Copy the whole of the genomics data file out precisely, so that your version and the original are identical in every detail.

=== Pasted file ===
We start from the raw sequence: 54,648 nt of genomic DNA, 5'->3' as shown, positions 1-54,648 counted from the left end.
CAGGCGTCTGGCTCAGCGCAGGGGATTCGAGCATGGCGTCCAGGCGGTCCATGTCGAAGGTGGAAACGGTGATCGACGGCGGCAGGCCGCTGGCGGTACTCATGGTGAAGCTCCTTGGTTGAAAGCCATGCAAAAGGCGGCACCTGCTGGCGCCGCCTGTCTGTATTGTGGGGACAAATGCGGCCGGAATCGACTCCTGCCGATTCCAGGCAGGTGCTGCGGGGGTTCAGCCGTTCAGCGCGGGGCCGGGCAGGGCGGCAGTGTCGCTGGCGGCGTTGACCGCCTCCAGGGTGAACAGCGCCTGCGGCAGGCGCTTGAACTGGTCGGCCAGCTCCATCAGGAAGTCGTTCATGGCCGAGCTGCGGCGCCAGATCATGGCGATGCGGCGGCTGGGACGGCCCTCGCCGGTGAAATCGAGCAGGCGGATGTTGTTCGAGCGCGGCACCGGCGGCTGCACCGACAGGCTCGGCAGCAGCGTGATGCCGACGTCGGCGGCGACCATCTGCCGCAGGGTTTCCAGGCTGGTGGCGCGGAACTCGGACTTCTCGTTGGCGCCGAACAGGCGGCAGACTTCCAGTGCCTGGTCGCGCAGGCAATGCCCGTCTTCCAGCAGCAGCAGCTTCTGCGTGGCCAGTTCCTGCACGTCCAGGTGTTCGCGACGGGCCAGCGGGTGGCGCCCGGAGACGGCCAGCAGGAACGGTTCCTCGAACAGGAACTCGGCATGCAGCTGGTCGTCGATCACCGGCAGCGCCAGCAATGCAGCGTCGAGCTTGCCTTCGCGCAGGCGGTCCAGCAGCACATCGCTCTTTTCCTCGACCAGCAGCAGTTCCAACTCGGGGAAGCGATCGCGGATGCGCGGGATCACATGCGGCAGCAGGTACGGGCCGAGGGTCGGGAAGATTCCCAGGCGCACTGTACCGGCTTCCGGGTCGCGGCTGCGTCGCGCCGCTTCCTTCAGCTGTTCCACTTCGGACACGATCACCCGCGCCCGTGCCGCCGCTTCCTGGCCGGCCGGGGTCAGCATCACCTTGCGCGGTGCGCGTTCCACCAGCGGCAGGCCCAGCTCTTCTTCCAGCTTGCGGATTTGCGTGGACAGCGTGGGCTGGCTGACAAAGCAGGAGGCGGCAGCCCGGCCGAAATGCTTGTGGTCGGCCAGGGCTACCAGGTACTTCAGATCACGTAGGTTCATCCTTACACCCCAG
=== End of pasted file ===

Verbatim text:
We start from the raw sequence: 54,648 nt of genomic DNA, 5'->3' as shown, positions 1-54,648 counted from the left end.
CAGGCGTCTGGCTCAGCGCAGGGGATTCGAGCATGGCGTCCAGGCGGTCCATGTCGAAGGTGGAAACGGTGATCGACGGCGGCAGGCCGCTGGCGGTACTCATGGTGAAGCTCCTTGGTTGAAAGCCATGCAAAAGGCGGCACCTGCTGGCGCCGCCTGTCTGTATTGTGGGGACAAATGCGGCCGGAATCGACTCCTGCCGATTCCAGGCAGGTGCTGCGGGGGTTCAGCCGTTCAGCGCGGGGCCGGGCAGGGCGGCAGTGTCGCTGGCGGCGTTGACCGCCTCCAGGGTGAACAGCGCCTGCGGCAGGCGCTTGAACTGGTCGGCCAGCTCCATCAGGAAGTCGTTCATGGCCGAGCTGCGGCGCCAGATCATGGCGATGCGGCGGCTGGGACGGCCCTCGCCGGTGAAATCGAGCAGGCGGATGTTGTTCGAGCGCGGCACCGGCGGCTGCACCGACAGGCTCGGCAGCAGCGTGATGCCGACGTCGGCGGCGACCATCTGCCGCAGGGTTTCCAGGCTGGTGGCGCGGAACTCGGACTTCTCGTTGGCGCCGAACAGGCGGCAGACTTCCAGTGCCTGGTCGCGCAGGCAATGCCCGTCTTCCAGCAGCAGCAGCTTCTGCGTGGCCAGTTCCTGCACGTCCAGGTGTTCGCGACGGGCCAGCGGGTGGCGCCCGGAGACGGCCAGCAGGAACGGTTCCTCGAACAGGAACTCGGCATGCAGCTGGTCGTCGATCACCGGCAGCGCCAGCAATGCAGCGTCGAGCTTGCCTTCGCGCAGGCGGTCCAGCAGCACATCGCTCTTTTCCTCGACCAGCAGCAGTTCCAACTCGGGGAAGCGATCGCGGATGCGCGGGATCACATGCGGCAGCAGGTACGGGCCGAGGGTCGGGAAGATTCCCAGGCGCACTGTACCGGCTTCCGGGTCGCGGCTGCGTCGCGCCGCTTCCTTCAGCTGTTCCACTTCGGACACGATCACCCGCGCCCGTGCCGCCGCTTCCTGGCCGGCCGGGGTCAGCATCACCTTGCGCGGTGCGCGTTCCACCAGCGGCAGGCCCAGCTCTTCTTCCAGCTTGCGGATTTGCGTGGACAGCGTGGGCTGGCTGACAAAGCAGGAGGCGGCAGCCCGGCCGAAATGCTTGTGGTCGGCCAGGGCTACCAGGTACTTCAGATCACGTAGGTTCATCCTTACACCCCAG